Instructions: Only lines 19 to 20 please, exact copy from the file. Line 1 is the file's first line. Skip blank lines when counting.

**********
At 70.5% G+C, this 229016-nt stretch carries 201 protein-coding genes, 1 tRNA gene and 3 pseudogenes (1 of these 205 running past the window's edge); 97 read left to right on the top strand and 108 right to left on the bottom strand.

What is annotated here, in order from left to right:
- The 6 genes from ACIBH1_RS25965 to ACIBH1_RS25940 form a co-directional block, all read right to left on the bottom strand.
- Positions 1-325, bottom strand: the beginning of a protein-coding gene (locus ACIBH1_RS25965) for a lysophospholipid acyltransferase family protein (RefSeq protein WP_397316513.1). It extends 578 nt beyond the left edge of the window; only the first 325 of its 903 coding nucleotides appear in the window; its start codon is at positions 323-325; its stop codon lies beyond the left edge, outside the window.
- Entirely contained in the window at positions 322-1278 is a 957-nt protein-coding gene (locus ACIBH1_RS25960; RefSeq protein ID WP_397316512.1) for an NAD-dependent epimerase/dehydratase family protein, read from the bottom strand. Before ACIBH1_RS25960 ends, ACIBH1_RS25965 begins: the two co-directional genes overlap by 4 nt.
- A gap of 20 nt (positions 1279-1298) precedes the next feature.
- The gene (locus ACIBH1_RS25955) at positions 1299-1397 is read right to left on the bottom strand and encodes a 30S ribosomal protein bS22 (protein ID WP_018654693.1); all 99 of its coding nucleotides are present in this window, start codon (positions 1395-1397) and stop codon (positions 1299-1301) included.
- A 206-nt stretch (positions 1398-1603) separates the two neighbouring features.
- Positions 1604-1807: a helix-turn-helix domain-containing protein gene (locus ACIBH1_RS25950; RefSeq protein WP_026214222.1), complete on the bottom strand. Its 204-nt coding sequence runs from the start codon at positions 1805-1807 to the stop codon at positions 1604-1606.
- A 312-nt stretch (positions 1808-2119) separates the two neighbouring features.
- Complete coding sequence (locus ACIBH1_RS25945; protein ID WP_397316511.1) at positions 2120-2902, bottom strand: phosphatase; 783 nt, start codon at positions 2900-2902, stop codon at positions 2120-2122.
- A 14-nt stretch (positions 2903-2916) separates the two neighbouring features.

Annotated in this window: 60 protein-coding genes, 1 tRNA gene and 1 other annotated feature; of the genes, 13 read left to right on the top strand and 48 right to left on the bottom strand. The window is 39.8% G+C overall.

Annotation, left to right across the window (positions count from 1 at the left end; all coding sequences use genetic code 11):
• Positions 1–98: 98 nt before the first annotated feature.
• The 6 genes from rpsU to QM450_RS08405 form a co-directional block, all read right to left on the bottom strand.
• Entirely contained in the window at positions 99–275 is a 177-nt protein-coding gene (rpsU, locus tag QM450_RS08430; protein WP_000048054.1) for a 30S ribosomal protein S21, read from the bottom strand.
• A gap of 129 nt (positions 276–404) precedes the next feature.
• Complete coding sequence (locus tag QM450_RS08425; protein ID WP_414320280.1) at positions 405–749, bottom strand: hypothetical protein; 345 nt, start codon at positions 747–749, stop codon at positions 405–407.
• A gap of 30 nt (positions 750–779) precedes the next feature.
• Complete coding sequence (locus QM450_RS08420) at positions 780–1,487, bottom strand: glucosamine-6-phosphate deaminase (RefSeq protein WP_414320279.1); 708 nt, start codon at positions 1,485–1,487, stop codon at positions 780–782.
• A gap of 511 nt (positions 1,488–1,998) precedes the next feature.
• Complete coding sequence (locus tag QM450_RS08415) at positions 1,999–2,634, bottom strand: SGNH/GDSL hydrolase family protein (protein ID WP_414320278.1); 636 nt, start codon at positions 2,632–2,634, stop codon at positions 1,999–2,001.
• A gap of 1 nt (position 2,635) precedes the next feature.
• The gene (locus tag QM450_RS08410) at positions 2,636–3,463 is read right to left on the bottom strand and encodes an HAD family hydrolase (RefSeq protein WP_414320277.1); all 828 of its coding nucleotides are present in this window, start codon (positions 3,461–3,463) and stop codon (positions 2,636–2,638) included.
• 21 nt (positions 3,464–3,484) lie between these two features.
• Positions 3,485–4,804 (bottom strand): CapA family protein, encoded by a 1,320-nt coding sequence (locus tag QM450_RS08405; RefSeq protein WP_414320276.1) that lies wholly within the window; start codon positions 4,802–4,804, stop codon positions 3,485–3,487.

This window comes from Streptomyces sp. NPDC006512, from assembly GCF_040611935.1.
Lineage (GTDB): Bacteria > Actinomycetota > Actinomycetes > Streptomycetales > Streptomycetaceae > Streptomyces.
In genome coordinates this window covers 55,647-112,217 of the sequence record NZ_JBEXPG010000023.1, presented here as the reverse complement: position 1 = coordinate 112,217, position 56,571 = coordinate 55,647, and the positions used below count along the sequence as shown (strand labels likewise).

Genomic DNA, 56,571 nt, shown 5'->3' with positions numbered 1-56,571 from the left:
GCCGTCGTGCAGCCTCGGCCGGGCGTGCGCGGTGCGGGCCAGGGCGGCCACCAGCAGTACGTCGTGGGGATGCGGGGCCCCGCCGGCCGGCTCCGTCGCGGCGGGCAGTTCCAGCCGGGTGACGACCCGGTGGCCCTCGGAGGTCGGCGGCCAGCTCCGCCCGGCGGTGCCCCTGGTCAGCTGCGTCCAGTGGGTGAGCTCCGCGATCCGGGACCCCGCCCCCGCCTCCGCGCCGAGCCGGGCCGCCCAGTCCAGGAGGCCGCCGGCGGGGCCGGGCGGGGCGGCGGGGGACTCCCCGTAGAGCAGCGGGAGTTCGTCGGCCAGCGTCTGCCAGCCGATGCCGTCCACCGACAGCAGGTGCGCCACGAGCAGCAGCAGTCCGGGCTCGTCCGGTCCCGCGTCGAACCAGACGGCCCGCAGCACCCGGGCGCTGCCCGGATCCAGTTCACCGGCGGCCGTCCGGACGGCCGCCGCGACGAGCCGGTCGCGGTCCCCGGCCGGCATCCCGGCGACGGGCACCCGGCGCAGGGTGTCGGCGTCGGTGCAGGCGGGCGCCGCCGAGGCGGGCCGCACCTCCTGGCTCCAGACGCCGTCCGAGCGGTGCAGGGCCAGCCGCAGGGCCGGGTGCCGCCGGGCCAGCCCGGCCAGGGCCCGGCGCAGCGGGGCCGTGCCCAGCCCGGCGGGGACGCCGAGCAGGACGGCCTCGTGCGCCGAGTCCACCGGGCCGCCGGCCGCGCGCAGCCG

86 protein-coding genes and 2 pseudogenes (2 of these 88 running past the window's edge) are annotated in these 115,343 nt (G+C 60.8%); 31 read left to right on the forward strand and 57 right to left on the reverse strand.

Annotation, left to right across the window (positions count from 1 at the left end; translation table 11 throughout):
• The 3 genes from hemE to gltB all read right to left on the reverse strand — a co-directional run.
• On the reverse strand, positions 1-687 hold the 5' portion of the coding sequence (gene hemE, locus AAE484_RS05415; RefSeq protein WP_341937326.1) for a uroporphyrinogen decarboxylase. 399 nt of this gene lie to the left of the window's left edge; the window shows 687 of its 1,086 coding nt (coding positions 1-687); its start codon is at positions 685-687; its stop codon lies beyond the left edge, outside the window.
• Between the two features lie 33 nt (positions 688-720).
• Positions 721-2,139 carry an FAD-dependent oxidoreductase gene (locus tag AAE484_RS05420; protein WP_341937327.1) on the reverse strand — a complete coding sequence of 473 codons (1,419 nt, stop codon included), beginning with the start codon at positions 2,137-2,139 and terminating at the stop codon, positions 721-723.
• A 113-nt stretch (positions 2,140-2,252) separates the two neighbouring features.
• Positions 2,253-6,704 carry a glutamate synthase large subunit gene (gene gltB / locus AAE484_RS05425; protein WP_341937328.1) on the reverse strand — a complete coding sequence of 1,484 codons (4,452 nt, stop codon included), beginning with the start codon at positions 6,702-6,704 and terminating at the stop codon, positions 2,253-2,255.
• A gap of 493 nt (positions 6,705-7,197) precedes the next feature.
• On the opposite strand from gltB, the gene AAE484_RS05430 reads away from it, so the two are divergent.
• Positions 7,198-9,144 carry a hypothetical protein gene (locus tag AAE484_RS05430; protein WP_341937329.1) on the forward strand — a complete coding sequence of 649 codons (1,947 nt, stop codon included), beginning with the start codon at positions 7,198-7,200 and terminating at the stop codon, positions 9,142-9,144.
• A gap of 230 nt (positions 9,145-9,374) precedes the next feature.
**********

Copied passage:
• Complete coding sequence (locus tag QM450_RS08425; protein ID WP_414320280.1) at positions 405–749, bottom strand: hypothetical protein; 345 nt, start codon at positions 747–749, stop codon at positions 405–407.
• A gap of 30 nt (positions 750–779) precedes the next feature.